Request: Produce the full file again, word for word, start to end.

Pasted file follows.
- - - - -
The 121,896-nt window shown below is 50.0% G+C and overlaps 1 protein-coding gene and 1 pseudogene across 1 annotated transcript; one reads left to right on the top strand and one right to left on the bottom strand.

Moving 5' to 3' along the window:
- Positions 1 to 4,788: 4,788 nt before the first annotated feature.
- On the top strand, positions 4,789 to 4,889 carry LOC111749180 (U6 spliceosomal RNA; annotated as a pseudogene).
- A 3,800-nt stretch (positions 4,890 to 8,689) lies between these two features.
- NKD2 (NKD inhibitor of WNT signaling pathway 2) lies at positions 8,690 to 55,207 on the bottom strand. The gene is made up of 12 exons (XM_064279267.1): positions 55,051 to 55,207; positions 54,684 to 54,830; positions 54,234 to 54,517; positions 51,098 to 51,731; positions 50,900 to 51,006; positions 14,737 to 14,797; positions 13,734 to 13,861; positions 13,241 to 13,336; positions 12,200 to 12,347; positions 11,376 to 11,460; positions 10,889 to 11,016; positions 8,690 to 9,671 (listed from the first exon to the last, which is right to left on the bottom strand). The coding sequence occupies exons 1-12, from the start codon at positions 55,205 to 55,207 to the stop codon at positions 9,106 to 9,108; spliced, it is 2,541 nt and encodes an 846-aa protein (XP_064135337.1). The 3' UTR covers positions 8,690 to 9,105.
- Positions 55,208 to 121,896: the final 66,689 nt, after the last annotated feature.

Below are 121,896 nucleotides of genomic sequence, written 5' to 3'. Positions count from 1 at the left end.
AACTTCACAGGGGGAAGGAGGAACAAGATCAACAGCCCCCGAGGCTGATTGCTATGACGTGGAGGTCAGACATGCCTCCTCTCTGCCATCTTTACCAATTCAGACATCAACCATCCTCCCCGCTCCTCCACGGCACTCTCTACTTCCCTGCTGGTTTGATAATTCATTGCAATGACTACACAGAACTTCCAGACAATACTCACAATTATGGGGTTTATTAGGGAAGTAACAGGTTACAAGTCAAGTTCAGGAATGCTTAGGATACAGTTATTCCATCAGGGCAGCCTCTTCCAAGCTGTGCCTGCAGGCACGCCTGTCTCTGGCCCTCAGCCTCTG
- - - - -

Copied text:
The 121,896-nt window shown below is 50.0% G+C and overlaps 1 protein-coding gene and 1 pseudogene across 1 annotated transcript; one reads left to right on the top strand and one right to left on the bottom strand.

Moving 5' to 3' along the window:
- Positions 1 to 4,788: 4,788 nt before the first annotated feature.
- On the top strand, positions 4,789 to 4,889 carry LOC111749180 (U6 spliceosomal RNA; annotated as a pseudogene).
- A 3,800-nt stretch (positions 4,890 to 8,689) lies between these two features.
- NKD2 (NKD inhibitor of WNT signaling pathway 2) lies at positions 8,690 to 55,207 on the bottom strand. The gene is made up of 12 exons (XM_064279267.1): positions 55,051 to 55,207; positions 54,684 to 54,830; positions 54,234 to 54,517; positions 51,098 to 51,731; positions 50,900 to 51,006; positions 14,737 to 14,797; positions 13,734 to 13,861; positions 13,241 to 13,336; positions 12,200 to 12,347; positions 11,376 to 11,460; positions 10,889 to 11,016; positions 8,690 to 9,671 (listed from the first exon to the last, which is right to left on the bottom strand). The coding sequence occupies exons 1-12, from the start codon at positions 55,205 to 55,207 to the stop codon at positions 9,106 to 9,108; spliced, it is 2,541 nt and encodes an 846-aa protein (XP_064135337.1). The 3' UTR covers positions 8,690 to 9,105.
- Positions 55,208 to 121,896: the final 66,689 nt, after the last annotated feature.

Below are 121,896 nucleotides of genomic sequence, written 5' to 3'. Positions count from 1 at the left end.
AACTTCACAGGGGGAAGGAGGAACAAGATCAACAGCCCCCGAGGCTGATTGCTATGACGTGGAGGTCAGACATGCCTCCTCTCTGCCATCTTTACCAATTCAGACATCAACCATCCTCCCCGCTCCTCCACGGCACTCTCTACTTCCCTGCTGGTTTGATAATTCATTGCAATGACTACACAGAACTTCCAGACAATACTCACAATTATGGGGTTTATTAGGGAAGTAACAGGTTACAAGTCAAGTTCAGGAATGCTTAGGATACAGTTATTCCATCAGGGCAGCCTCTTCCAAGCTGTGCCTGCAGGCACGCCTGTCTCTGGCCCTCAGCCTCTG